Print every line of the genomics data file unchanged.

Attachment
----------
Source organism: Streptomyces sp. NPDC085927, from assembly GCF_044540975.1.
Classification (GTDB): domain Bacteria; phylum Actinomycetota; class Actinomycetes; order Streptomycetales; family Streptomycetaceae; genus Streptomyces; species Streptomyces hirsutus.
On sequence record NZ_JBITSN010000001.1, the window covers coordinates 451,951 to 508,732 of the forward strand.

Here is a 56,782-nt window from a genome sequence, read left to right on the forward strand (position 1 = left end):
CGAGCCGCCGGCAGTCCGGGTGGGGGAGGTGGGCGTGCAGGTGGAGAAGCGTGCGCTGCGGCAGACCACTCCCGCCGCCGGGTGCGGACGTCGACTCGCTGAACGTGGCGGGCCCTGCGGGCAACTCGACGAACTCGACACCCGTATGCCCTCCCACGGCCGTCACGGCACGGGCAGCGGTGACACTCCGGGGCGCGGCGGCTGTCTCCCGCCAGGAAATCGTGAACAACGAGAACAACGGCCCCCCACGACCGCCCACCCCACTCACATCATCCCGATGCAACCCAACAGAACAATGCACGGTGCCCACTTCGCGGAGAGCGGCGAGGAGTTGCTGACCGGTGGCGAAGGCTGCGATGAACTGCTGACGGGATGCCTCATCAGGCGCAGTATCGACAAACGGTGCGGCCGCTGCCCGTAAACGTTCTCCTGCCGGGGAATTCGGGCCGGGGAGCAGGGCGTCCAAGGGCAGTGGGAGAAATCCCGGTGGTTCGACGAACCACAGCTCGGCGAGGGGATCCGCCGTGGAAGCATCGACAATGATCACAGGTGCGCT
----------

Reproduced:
Source organism: Streptomyces sp. NPDC085927, from assembly GCF_044540975.1.
Classification (GTDB): domain Bacteria; phylum Actinomycetota; class Actinomycetes; order Streptomycetales; family Streptomycetaceae; genus Streptomyces; species Streptomyces hirsutus.
On sequence record NZ_JBITSN010000001.1, the window covers coordinates 451,951 to 508,732 of the forward strand.

Here is a 56,782-nt window from a genome sequence, read left to right on the forward strand (position 1 = left end):
CGAGCCGCCGGCAGTCCGGGTGGGGGAGGTGGGCGTGCAGGTGGAGAAGCGTGCGCTGCGGCAGACCACTCCCGCCGCCGGGTGCGGACGTCGACTCGCTGAACGTGGCGGGCCCTGCGGGCAACTCGACGAACTCGACACCCGTATGCCCTCCCACGGCCGTCACGGCACGGGCAGCGGTGACACTCCGGGGCGCGGCGGCTGTCTCCCGCCAGGAAATCGTGAACAACGAGAACAACGGCCCCCCACGACCGCCCACCCCACTCACATCATCCCGATGCAACCCAACAGAACAATGCACGGTGCCCACTTCGCGGAGAGCGGCGAGGAGTTGCTGACCGGTGGCGAAGGCTGCGATGAACTGCTGACGGGATGCCTCATCAGGCGCAGTATCGACAAACGGTGCGGCCGCTGCCCGTAAACGTTCTCCTGCCGGGGAATTCGGGCCGGGGAGCAGGGCGTCCAAGGGCAGTGGGAGAAATCCCGGTGGTTCGACGAACCACAGCTCGGCGAGGGGATCCGCCGTGGAAGCATCGACAATGATCACAGGTGCGCT